Researchers suggest that adding quinoa or buckwheat to gluten-free products significantly increases their polyphenol content, as compared to typical gluten-free products made with rice, corn, and potato flour. Products made with quinoa or buckwheat contained more antioxidants compared with both wheat products and the control gluten-free products. Also of note: antioxidant activity increased with sprouting, and decreased with breadmaking.
Food Chemistry, March 2010; 119 (2): 770-778.
Quinoa’s Excellent Nutritional and Functional Properties
Lillian Abugoch James of the University of Chile reported on the composition, chemistry, nutritional and functional properties of quinoa. She cited the pseudocereal’s “remarkable nutritional qualities” including its high protein content (15%), “great amino acid balance,” and “notable Vitamin E content.” Beyond its nutritional profile, Abugoch recommends quinoa to food manufacturers because of its useful functional properties, such as viscosity and freeze stability.
Advances in Food and Nutrition Research, October 2009; 58:1-31
More Protein, Minerals, Fiber in Quinoa
Anne Lee and colleagues at Columbia University’s Celiac Disease Center found that the nutritional profile of gluten-free diets was improved by adding oats or quinoa to meals and snacks. Most notable increases were protein (20.6g vs 11g) iron (18.4mg vs 1.4mg, calcium (182mg vs 0mg) and fiber (12.7g vs 5g
Journal of Human Nutrition and Dietetics, August 2009; 22(4):359-63. Epub 2009 Jun 10.
Quinoa Possible Dietary Aid Against Diabetes
Scientists at the Universidade de São Paulo in Brazil studied ten traditional Peruvian grains and legumes for their potential in managing the early stages of Type 2 diabetes. They found that quinoa was especially rich in an antioxidant called quercetin and that quinoa had the highest overall antioxidant activity (86%) of all ten foods studied. Coming in a close second in antioxidant activity was quinoa’s cousin, kañiwa. This in vitro study led the researchers to conclude that quinoa, kañiwa, and other traditional crops from the Peruvian Andes have potential in developing effective dietary strategies for managing type 2 diabetes and associated hypertension.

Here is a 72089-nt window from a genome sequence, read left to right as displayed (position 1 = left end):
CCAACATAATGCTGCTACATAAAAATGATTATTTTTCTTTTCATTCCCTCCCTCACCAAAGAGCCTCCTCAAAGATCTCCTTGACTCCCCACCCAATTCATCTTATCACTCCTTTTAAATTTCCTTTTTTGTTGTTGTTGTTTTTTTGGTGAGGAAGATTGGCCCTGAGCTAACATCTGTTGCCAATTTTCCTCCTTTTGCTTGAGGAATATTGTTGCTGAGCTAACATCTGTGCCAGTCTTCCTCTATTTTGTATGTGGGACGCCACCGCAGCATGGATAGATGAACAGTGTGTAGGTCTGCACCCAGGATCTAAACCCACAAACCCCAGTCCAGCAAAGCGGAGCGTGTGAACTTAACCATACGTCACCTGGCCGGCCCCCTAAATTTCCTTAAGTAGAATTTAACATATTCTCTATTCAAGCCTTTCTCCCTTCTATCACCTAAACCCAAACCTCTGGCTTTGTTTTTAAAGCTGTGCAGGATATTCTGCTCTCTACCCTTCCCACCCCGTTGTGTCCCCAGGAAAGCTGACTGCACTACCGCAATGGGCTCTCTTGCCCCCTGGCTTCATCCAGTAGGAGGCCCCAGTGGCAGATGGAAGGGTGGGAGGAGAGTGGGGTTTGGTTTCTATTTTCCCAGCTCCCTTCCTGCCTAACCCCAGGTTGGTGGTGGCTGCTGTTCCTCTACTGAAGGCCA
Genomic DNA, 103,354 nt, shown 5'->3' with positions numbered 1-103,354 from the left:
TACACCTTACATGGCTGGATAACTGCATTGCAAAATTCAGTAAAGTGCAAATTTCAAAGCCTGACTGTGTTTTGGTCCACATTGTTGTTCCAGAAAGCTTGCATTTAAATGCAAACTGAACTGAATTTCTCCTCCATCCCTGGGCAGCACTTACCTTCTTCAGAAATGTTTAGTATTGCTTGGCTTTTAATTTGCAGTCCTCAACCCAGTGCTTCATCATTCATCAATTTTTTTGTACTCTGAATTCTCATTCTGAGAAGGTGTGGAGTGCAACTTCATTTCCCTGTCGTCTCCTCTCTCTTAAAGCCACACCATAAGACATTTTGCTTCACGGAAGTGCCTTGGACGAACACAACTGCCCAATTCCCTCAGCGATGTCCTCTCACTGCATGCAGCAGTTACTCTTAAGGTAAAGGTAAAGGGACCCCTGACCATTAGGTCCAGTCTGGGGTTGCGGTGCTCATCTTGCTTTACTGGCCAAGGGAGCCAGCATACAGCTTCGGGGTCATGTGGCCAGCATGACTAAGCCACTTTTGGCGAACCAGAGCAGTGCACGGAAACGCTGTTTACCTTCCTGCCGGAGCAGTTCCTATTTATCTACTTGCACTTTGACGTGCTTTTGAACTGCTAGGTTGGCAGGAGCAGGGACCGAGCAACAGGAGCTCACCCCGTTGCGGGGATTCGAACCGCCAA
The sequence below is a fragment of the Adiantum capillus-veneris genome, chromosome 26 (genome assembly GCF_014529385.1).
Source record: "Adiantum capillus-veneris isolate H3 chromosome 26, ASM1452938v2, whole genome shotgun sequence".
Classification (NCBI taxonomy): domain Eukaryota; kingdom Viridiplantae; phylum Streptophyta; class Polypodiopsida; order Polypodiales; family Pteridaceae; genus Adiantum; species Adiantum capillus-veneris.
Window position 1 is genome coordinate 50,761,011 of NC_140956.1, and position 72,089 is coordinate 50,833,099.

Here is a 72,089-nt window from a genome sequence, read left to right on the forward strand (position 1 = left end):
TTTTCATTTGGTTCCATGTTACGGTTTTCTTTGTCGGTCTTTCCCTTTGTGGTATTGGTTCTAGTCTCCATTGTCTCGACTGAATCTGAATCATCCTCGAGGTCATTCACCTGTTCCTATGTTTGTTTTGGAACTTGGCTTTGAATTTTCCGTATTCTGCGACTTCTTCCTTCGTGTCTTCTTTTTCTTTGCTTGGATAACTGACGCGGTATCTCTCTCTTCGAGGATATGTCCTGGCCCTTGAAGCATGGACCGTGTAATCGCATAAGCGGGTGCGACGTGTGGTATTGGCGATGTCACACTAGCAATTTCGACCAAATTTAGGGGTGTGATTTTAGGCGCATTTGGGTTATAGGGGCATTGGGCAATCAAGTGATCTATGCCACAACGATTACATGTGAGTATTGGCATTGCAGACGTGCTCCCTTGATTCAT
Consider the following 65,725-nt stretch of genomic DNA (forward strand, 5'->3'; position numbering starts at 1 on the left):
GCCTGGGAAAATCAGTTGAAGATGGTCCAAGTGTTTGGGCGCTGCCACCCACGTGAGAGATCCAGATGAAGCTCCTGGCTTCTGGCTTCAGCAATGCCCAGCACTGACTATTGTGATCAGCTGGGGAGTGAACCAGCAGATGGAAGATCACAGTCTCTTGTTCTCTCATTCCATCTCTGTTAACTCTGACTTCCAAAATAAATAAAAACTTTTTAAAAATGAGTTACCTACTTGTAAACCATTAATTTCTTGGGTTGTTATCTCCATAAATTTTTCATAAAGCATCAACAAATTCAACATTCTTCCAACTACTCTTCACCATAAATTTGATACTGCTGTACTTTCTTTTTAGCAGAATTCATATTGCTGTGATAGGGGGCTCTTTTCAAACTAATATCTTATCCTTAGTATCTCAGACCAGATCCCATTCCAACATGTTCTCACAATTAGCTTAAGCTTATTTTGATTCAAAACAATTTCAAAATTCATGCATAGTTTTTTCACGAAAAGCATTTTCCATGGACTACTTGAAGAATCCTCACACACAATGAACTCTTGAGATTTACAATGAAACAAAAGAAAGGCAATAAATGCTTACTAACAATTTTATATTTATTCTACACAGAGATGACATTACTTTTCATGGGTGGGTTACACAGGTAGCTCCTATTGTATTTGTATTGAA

Journal of Medicinal Food, August 2009; 12 (4):704-13.
Quinoa, Oats, and Buckwheat: More Satiating
A University of Milan study compared buckwheat, oats, and, quinoa to see if any of them showed promise in helping with appetite control. In three experiments – one for each grain – subjects’ satisfaction and subsequent calorie consumption were compared, after eating the study grain and after eating wheat or rice. All three study grains had a higher Satiating Efficiency Index (SEI) than wheat or rice; white bread was in fact lowest in appetite satisfaction. Unfortunately, even after feeling fuller from eating the study grains, the subjects did not cut their calories at the next meal!
British Journal of Nutrition, November 2005; 94 (5):850-8.
Better Lipid Effects from Quinoa
Also at the University of Milan, researchers compared the digestibility of various gluten-free foods in the lab (in vitro) and then with a group of healthy volunteers (in vivo). Their goal was to gauge the effect of the different foods on postprandial glucose and insulin response, as well as to measure triglycerides and free fatty acids after eating. Quinoa stood out in the study, for producing lower free fatty acid levels and triglyceride concentrations than other GF pastas and breads studied.
European Journal of Nutrition, August 2004; 43 (4):198-204. Epub 2004 Jan 6.